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photo by Lisa Whitten

Greek Default Threatens European Economy
| published April 18, 2015 |

By Thursday Review staff

Greece’s fiscal crisis is troubling U.S. markets and investors, and Wall Street analysts say that last week’s stock prices drops are linked directly to worries that Greece will default on its substantial debt and dissolve its relationship with the European Union.

The Greek problem spilled into almost every part of U.S. investment: the Dow Jones industrial average fell roughly 1.3 percent last week; the Standard & Poor’s index lost 21 points; and the NASDAQ lost about 70 points, or 1.4 percent.

Within Greece, there is little political consensus for a solution to its mounting problems, and there are bitter arguments about where to make reforms and how deeply to cut into the country’s spending. Many analysts say that the chances that Greece will work out a solution are now remote, at best, and international banks and investors are now insisting on much higher rates for any loans to Greece.

Greece may be unable to make it next scheduled payment to the International Monetary Fund—a payment which comes due in early May. Greece owes more than $7 billion to the IMF. The worry for Europe and the United States is that a default by Greece will spill over into scores of other economies, causing a ripple effect across Europe, the United States, and dozens of other countries still struggling with the after-effects of the Great Recession.

In Washington, Treasury Secretary Jacob Lew has publicly implored Greek politicians to come to an accord to avoid default. Lew has met in person—or talked by phone—to dozens of the key players in any potential deal, and he said that some form of compromise will be required by all parties. Lew also stressed that a Greek default will have catastrophic effects on Greece’s own economy, possibly sending it spiraling in a deep recession.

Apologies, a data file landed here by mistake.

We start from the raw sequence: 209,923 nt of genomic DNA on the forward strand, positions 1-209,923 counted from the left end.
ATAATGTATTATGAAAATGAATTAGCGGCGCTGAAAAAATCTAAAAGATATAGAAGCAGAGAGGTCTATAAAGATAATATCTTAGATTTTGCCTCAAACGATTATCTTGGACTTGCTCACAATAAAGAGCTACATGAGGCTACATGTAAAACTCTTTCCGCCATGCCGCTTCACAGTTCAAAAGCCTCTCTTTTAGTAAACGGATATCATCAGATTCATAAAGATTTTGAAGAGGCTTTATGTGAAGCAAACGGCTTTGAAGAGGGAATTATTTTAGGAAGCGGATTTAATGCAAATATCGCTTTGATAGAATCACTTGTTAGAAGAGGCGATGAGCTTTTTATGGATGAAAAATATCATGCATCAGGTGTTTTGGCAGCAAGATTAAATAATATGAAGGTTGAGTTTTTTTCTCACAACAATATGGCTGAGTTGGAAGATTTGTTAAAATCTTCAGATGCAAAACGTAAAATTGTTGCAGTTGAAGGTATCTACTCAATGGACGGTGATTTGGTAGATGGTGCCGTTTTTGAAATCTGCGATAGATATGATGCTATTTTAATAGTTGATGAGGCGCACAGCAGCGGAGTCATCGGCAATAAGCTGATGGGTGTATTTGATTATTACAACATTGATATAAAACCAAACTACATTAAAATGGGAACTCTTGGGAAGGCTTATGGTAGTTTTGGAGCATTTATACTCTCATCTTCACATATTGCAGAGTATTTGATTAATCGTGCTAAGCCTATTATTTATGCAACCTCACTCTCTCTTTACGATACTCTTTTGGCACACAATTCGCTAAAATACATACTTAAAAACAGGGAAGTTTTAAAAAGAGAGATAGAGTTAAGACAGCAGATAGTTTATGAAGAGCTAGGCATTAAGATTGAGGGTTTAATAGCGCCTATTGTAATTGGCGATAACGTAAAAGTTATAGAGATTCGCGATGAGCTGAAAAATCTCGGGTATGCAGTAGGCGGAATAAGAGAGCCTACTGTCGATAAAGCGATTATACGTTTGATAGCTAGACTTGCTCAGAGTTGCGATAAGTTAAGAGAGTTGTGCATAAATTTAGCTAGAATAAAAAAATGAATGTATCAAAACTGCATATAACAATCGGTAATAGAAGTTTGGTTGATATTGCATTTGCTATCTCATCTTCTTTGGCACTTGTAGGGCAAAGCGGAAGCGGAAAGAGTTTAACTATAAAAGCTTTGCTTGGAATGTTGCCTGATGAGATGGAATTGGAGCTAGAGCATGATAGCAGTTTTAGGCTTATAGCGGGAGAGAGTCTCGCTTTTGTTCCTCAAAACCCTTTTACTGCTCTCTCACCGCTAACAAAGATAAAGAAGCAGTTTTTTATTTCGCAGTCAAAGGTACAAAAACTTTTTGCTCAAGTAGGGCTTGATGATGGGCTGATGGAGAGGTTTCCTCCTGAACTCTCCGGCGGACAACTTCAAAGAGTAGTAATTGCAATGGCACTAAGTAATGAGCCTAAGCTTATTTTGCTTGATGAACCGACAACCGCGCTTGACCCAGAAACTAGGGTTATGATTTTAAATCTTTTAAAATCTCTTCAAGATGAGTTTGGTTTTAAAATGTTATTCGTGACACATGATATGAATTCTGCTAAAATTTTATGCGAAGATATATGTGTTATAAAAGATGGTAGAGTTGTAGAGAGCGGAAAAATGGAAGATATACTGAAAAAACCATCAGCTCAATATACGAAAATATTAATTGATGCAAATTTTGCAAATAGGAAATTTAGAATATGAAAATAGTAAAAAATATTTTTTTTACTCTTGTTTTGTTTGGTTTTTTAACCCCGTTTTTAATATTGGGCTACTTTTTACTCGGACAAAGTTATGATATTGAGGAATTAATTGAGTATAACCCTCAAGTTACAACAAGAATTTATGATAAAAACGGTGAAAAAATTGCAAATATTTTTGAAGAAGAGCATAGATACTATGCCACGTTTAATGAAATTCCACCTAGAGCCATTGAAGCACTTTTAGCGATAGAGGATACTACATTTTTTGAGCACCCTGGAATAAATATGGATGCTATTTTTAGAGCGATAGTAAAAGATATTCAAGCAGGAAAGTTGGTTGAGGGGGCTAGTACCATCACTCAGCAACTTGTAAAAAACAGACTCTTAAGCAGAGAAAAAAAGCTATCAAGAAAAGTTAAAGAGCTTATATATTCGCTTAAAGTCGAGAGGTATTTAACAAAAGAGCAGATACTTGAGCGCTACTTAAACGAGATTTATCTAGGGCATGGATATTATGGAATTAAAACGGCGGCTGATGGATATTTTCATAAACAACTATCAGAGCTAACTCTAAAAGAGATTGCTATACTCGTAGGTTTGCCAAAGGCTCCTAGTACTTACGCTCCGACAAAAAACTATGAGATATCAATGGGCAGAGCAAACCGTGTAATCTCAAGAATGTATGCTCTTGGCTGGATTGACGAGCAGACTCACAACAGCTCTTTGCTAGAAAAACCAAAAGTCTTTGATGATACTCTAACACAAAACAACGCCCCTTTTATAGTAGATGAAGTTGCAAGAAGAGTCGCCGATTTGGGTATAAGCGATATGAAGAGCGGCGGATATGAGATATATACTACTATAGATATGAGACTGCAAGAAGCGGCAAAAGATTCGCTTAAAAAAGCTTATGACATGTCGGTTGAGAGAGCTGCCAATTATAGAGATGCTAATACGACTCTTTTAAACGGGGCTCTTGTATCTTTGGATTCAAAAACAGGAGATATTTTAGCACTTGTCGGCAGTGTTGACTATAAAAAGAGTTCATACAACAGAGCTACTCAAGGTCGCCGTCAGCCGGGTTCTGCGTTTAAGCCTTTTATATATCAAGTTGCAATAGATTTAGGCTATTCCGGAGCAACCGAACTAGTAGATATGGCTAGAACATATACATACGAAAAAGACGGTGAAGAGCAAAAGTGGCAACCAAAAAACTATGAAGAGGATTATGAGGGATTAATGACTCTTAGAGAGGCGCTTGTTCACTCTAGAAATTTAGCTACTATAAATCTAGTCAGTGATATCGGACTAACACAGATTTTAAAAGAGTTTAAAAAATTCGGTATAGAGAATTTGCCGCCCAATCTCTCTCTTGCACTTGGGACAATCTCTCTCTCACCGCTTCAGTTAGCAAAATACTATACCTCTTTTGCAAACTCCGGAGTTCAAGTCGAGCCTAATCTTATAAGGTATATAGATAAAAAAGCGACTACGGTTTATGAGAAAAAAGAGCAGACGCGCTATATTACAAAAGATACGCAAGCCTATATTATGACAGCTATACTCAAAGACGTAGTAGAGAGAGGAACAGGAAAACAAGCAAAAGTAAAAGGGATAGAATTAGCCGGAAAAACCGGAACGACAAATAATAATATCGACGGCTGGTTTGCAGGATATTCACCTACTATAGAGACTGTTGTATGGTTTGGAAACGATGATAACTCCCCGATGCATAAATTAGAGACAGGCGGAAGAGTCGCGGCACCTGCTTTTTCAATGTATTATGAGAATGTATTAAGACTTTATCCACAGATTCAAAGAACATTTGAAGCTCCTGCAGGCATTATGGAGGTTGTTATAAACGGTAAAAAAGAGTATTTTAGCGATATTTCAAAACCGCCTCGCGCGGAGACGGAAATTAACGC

The other risk for Greece is that it may run out of cash—its own, or foreign—and become unable to make payments for social services, complete payroll for government employees, or keep its various pension funds afloat.

The effects of the recession have lingered longer in many European countries than in the United States. The U.S. economy, still haunted by underemployment and falling wages, has nevertheless struggled back onto relatively secure footing—boosted over the last eight months by falling oil prices and low inflation. But in some parts of Europe, unemployment is still extremely high, and global economic factors are still weak. Economists worry that a Greek default on its debt payments will trigger a cascade of problems for Europe, and create a huge setback for its chances for full recovery.

Related Thursday Review articles:

Oil Prices May Continue to Decline; Thursday Review staff; Thursday Review; April 14, 2015.

Good Deflation, Bad Deflation; Thursday Review staff; Thursday Review; January 28, 2015.